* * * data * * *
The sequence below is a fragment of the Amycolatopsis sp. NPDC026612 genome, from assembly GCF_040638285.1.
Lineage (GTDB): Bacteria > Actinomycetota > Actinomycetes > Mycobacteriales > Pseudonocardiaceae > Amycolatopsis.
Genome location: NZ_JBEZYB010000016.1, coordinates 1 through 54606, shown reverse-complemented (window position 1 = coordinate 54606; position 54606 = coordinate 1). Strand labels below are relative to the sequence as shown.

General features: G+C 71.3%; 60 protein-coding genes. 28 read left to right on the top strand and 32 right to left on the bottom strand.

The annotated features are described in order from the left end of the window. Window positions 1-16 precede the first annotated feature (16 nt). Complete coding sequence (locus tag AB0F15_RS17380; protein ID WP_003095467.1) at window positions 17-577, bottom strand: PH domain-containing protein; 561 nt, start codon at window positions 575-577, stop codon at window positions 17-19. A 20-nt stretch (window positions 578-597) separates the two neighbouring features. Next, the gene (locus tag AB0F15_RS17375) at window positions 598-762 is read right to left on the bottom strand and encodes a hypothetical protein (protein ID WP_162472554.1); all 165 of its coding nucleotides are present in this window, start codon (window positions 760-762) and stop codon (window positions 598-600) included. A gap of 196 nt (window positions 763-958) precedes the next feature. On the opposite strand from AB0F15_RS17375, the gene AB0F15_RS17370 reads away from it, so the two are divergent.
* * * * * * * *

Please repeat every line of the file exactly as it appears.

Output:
The sequence below is a fragment of the Amycolatopsis sp. NPDC026612 genome, from assembly GCF_040638285.1.
Lineage (GTDB): Bacteria > Actinomycetota > Actinomycetes > Mycobacteriales > Pseudonocardiaceae > Amycolatopsis.
Genome location: NZ_JBEZYB010000016.1, coordinates 1 through 54606, shown reverse-complemented (window position 1 = coordinate 54606; position 54606 = coordinate 1). Strand labels below are relative to the sequence as shown.

General features: G+C 71.3%; 60 protein-coding genes. 28 read left to right on the top strand and 32 right to left on the bottom strand.

The annotated features are described in order from the left end of the window. Window positions 1-16 precede the first annotated feature (16 nt). Complete coding sequence (locus tag AB0F15_RS17380; protein ID WP_003095467.1) at window positions 17-577, bottom strand: PH domain-containing protein; 561 nt, start codon at window positions 575-577, stop codon at window positions 17-19. A 20-nt stretch (window positions 578-597) separates the two neighbouring features. Next, the gene (locus tag AB0F15_RS17375) at window positions 598-762 is read right to left on the bottom strand and encodes a hypothetical protein (protein ID WP_162472554.1); all 165 of its coding nucleotides are present in this window, start codon (window positions 760-762) and stop codon (window positions 598-600) included. A gap of 196 nt (window positions 763-958) precedes the next feature. On the opposite strand from AB0F15_RS17375, the gene AB0F15_RS17370 reads away from it, so the two are divergent.